• P stands for Problem: Here is where you identify the problem, opportunity or the challenge of the position. By pinpointing the problem, opportunity or challenge, you can then define “A.”
  • A stands for Action: This is the action you took to solve a problem, overcome a challenge, or maximize an opportunity. Once you have identified the actions you took, you are ready to summarize “R.”
  • R’ stands for Result: Your results show exactly what you accomplished in response to the problem, opportunity or challenge. These results then become your list of accomplishments. Each accomplishment must satisfy one of three requirements:
    • They should be specific: 
      • “Launched video product line in Europe” 
      • “Implemented financial database for all branch divisions”
      • “Created franchising guidelines for retail store division”
    • They should be identifiable:
      • “ Managed accounts for Nike, Adidas and Reebok”
      • “ Contributed articles to Travel + Leisure, Gourmet and New York Magazine”
      • “ Presented Internet sales tax recommendations to Congress in 2004”
    • They should be quantifiable:
      • Increased sales by 20% in the first year”
      • “Put on a conference for more than 50 outside distributors”
      • “Brought in new client billings worth $3.5 million in 2003”

Identify three to four accomplishments from your most recent job. If you were there less than a year, one or two accomplishments is sufficient. For previous positions, two or three accomplishments are enough.

Now let’s discuss some other things you will need to know when crafting a“reinvention résumé”.

Language: Every industry has its own “language,” and it is important to identify the language of your target career and use it in your materials. An easy way to become familiar with the language of your new field is by reading its trade publications. Include the new language wherever you can; the only exception to this rule is with your job titles. If your current or past positions are called something else in your target career, don’t change them. Just use the new language in the description of each job function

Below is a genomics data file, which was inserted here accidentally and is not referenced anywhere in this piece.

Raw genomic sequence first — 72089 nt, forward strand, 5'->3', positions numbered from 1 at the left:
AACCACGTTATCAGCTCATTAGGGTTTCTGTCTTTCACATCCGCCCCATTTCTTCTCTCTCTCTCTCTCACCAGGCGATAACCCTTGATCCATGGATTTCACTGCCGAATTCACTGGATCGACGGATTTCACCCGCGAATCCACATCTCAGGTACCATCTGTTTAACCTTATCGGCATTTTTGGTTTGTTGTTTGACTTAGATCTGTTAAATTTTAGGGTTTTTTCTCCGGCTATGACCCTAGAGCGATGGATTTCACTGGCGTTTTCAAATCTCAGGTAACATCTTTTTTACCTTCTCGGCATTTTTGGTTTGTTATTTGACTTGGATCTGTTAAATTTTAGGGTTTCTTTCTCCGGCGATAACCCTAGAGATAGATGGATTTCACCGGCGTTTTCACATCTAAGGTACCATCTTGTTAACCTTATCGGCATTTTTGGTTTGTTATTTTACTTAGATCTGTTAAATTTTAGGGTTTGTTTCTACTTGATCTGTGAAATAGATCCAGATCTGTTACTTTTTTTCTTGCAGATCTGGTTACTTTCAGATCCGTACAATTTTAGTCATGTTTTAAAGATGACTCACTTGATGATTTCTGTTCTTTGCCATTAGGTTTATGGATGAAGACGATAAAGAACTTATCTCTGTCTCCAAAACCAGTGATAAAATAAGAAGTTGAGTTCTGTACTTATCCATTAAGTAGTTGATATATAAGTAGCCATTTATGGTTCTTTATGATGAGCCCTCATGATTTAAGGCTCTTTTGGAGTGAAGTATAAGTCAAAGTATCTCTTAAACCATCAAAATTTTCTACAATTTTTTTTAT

Volunteer & Other Unpaid Work: If your current job doesn’t provide you with the opportunity to develop the skills you need for your target career, you may have to draw on skills developed through volunteerism or other unpaid work. To handle this situation, create an identifying section on your résumé called “Volunteer” or “Other Experience.” (If you are an aspiring writer this section could be called “Articles and Publications”). Then record your relevant experience the same way you would a job, including a summary description of what you did and a list of accomplishments. FYI, you are free to include skills and talents developed through volunteerism and unpaid work in your Summary of Qualifications/Candidate Profile. Make sure, though, that you have quantifiable achievements to back up your claims!

Tell the Truth: While it’s good to be creative when reinventing your career (in fact, it’s necessary!), be careful that you don’t fall into the trap of being “creative” in a way that crosses the line. In other words, be honest about your skills, talents and qualifications; don’t misrepresent or embellish what you’ve done. A good rule of thumb to follow: Don’t include any statements, accomplishments or activities that cannot be independently verified.